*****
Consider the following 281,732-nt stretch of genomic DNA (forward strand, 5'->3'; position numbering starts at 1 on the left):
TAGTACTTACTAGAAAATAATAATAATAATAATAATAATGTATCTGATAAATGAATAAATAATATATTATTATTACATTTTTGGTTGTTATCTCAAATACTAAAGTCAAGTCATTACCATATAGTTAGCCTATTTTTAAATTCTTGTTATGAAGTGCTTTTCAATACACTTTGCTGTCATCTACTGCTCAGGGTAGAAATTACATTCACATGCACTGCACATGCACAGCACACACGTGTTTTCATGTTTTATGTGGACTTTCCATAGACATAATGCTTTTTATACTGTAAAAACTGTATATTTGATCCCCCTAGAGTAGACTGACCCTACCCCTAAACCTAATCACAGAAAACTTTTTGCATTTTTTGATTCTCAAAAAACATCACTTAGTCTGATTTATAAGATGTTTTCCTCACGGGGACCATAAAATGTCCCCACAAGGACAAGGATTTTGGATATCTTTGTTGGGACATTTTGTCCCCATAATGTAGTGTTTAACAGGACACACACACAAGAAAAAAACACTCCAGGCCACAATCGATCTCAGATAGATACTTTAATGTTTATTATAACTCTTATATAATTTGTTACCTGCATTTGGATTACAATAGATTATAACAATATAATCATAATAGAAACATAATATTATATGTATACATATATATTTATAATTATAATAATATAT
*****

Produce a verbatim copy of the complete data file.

Consider the following 281,732-nt stretch of genomic DNA (forward strand, 5'->3'; position numbering starts at 1 on the left):
TAGTACTTACTAGAAAATAATAATAATAATAATAATAATGTATCTGATAAATGAATAAATAATATATTATTATTACATTTTTGGTTGTTATCTCAAATACTAAAGTCAAGTCATTACCATATAGTTAGCCTATTTTTAAATTCTTGTTATGAAGTGCTTTTCAATACACTTTGCTGTCATCTACTGCTCAGGGTAGAAATTACATTCACATGCACTGCACATGCACAGCACACACGTGTTTTCATGTTTTATGTGGACTTTCCATAGACATAATGCTTTTTATACTGTAAAAACTGTATATTTGATCCCCCTAGAGTAGACTGACCCTACCCCTAAACCTAATCACAGAAAACTTTTTGCATTTTTTGATTCTCAAAAAACATCACTTAGTCTGATTTATAAGATGTTTTCCTCACGGGGACCATAAAATGTCCCCACAAGGACAAGGATTTTGGATATCTTTGTTGGGACATTTTGTCCCCATAATGTAGTGTTTAACAGGACACACACACAAGAAAAAAACACTCCAGGCCACAATCGATCTCAGATAGATACTTTAATGTTTATTATAACTCTTATATAATTTGTTACCTGCATTTGGATTACAATAGATTATAACAATATAATCATAATAGAAACATAATATTATATGTATACATATATATTTATAATTATAATAATATAT